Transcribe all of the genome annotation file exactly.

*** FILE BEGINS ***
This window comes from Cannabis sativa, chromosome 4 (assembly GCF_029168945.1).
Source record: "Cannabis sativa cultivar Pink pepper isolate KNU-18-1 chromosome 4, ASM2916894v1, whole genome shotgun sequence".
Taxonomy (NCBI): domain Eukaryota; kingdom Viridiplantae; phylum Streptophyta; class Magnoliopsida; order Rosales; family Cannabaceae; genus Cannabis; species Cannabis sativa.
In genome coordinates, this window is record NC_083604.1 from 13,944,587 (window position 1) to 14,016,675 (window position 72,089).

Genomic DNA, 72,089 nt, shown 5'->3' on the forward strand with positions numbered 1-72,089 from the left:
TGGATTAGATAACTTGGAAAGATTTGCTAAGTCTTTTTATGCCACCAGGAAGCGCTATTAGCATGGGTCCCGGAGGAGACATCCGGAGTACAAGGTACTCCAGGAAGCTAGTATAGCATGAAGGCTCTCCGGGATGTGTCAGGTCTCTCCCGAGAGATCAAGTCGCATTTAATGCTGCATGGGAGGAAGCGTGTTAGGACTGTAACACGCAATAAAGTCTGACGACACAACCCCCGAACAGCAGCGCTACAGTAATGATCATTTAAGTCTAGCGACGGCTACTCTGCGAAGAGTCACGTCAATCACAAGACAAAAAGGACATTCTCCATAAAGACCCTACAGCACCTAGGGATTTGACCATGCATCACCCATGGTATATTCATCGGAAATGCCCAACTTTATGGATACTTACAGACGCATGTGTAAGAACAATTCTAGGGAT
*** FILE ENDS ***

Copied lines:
This window comes from Cannabis sativa, chromosome 4 (assembly GCF_029168945.1).
Source record: "Cannabis sativa cultivar Pink pepper isolate KNU-18-1 chromosome 4, ASM2916894v1, whole genome shotgun sequence".
Taxonomy (NCBI): domain Eukaryota; kingdom Viridiplantae; phylum Streptophyta; class Magnoliopsida; order Rosales; family Cannabaceae; genus Cannabis; species Cannabis sativa.
In genome coordinates, this window is record NC_083604.1 from 13,944,587 (window position 1) to 14,016,675 (window position 72,089).

Genomic DNA, 72,089 nt, shown 5'->3' on the forward strand with positions numbered 1-72,089 from the left:
TGGATTAGATAACTTGGAAAGATTTGCTAAGTCTTTTTATGCCACCAGGAAGCGCTATTAGCATGGGTCCCGGAGGAGACATCCGGAGTACAAGGTACTCCAGGAAGCTAGTATAGCATGAAGGCTCTCCGGGATGTGTCAGGTCTCTCCCGAGAGATCAAGTCGCATTTAATGCTGCATGGGAGGAAGCGTGTTAGGACTGTAACACGCAATAAAGTCTGACGACACAACCCCCGAACAGCAGCGCTACAGTAATGATCATTTAAGTCTAGCGACGGCTACTCTGCGAAGAGTCACGTCAATCACAAGACAAAAAGGACATTCTCCATAAAGACCCTACAGCACCTAGGGATTTGACCATGCATCACCCATGGTATATTCATCGGAAATGCCCAACTTTATGGATACTTACAGACGCATGTGTAAGAACAATTCTAGGGAT